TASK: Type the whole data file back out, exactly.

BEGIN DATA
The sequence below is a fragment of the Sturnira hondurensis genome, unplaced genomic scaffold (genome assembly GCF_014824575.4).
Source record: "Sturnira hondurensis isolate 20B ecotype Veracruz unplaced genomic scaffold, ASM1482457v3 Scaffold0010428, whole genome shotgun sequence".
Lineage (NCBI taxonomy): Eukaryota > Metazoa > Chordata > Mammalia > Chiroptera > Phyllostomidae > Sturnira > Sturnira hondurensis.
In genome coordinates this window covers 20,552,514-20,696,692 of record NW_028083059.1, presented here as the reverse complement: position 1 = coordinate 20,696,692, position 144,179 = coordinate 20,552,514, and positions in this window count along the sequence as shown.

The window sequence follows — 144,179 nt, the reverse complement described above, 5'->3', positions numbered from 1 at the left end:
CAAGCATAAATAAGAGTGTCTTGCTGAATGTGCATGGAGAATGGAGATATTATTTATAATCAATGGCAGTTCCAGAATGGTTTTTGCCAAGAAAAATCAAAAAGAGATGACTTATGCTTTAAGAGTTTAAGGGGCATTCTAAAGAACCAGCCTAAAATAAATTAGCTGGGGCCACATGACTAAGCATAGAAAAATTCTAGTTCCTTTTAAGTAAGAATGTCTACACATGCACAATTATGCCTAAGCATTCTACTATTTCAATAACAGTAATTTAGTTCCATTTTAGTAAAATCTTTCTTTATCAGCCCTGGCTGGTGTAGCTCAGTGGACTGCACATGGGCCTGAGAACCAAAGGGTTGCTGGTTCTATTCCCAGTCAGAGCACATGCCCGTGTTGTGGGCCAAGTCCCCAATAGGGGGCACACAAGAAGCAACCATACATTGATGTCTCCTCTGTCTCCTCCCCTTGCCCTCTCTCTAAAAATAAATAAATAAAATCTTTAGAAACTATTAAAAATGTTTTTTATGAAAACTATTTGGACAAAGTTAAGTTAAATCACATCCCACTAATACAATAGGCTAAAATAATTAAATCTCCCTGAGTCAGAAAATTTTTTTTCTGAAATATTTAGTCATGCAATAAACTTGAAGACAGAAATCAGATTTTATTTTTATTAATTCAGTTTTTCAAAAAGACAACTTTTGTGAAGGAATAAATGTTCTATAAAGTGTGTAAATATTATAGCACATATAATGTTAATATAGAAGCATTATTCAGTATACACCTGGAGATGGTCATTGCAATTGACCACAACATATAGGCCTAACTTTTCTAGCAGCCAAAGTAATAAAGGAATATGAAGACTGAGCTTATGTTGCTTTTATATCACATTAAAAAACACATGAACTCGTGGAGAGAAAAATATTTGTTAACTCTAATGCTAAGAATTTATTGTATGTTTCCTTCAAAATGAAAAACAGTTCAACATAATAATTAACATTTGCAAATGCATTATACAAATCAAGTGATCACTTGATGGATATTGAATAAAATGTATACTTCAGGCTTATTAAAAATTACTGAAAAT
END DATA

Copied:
The sequence below is a fragment of the Sturnira hondurensis genome, unplaced genomic scaffold (genome assembly GCF_014824575.4).
Source record: "Sturnira hondurensis isolate 20B ecotype Veracruz unplaced genomic scaffold, ASM1482457v3 Scaffold0010428, whole genome shotgun sequence".
Lineage (NCBI taxonomy): Eukaryota > Metazoa > Chordata > Mammalia > Chiroptera > Phyllostomidae > Sturnira > Sturnira hondurensis.
In genome coordinates this window covers 20,552,514-20,696,692 of record NW_028083059.1, presented here as the reverse complement: position 1 = coordinate 20,696,692, position 144,179 = coordinate 20,552,514, and positions in this window count along the sequence as shown.

The window sequence follows — 144,179 nt, the reverse complement described above, 5'->3', positions numbered from 1 at the left end:
CAAGCATAAATAAGAGTGTCTTGCTGAATGTGCATGGAGAATGGAGATATTATTTATAATCAATGGCAGTTCCAGAATGGTTTTTGCCAAGAAAAATCAAAAAGAGATGACTTATGCTTTAAGAGTTTAAGGGGCATTCTAAAGAACCAGCCTAAAATAAATTAGCTGGGGCCACATGACTAAGCATAGAAAAATTCTAGTTCCTTTTAAGTAAGAATGTCTACACATGCACAATTATGCCTAAGCATTCTACTATTTCAATAACAGTAATTTAGTTCCATTTTAGTAAAATCTTTCTTTATCAGCCCTGGCTGGTGTAGCTCAGTGGACTGCACATGGGCCTGAGAACCAAAGGGTTGCTGGTTCTATTCCCAGTCAGAGCACATGCCCGTGTTGTGGGCCAAGTCCCCAATAGGGGGCACACAAGAAGCAACCATACATTGATGTCTCCTCTGTCTCCTCCCCTTGCCCTCTCTCTAAAAATAAATAAATAAAATCTTTAGAAACTATTAAAAATGTTTTTTATGAAAACTATTTGGACAAAGTTAAGTTAAATCACATCCCACTAATACAATAGGCTAAAATAATTAAATCTCCCTGAGTCAGAAAATTTTTTTTCTGAAATATTTAGTCATGCAATAAACTTGAAGACAGAAATCAGATTTTATTTTTATTAATTCAGTTTTTCAAAAAGACAACTTTTGTGAAGGAATAAATGTTCTATAAAGTGTGTAAATATTATAGCACATATAATGTTAATATAGAAGCATTATTCAGTATACACCTGGAGATGGTCATTGCAATTGACCACAACATATAGGCCTAACTTTTCTAGCAGCCAAAGTAATAAAGGAATATGAAGACTGAGCTTATGTTGCTTTTATATCACATTAAAAAACACATGAACTCGTGGAGAGAAAAATATTTGTTAACTCTAATGCTAAGAATTTATTGTATGTTTCCTTCAAAATGAAAAACAGTTCAACATAATAATTAACATTTGCAAATGCATTATACAAATCAAGTGATCACTTGATGGATATTGAATAAAATGTATACTTCAGGCTTATTAAAAATTACTGAAAAT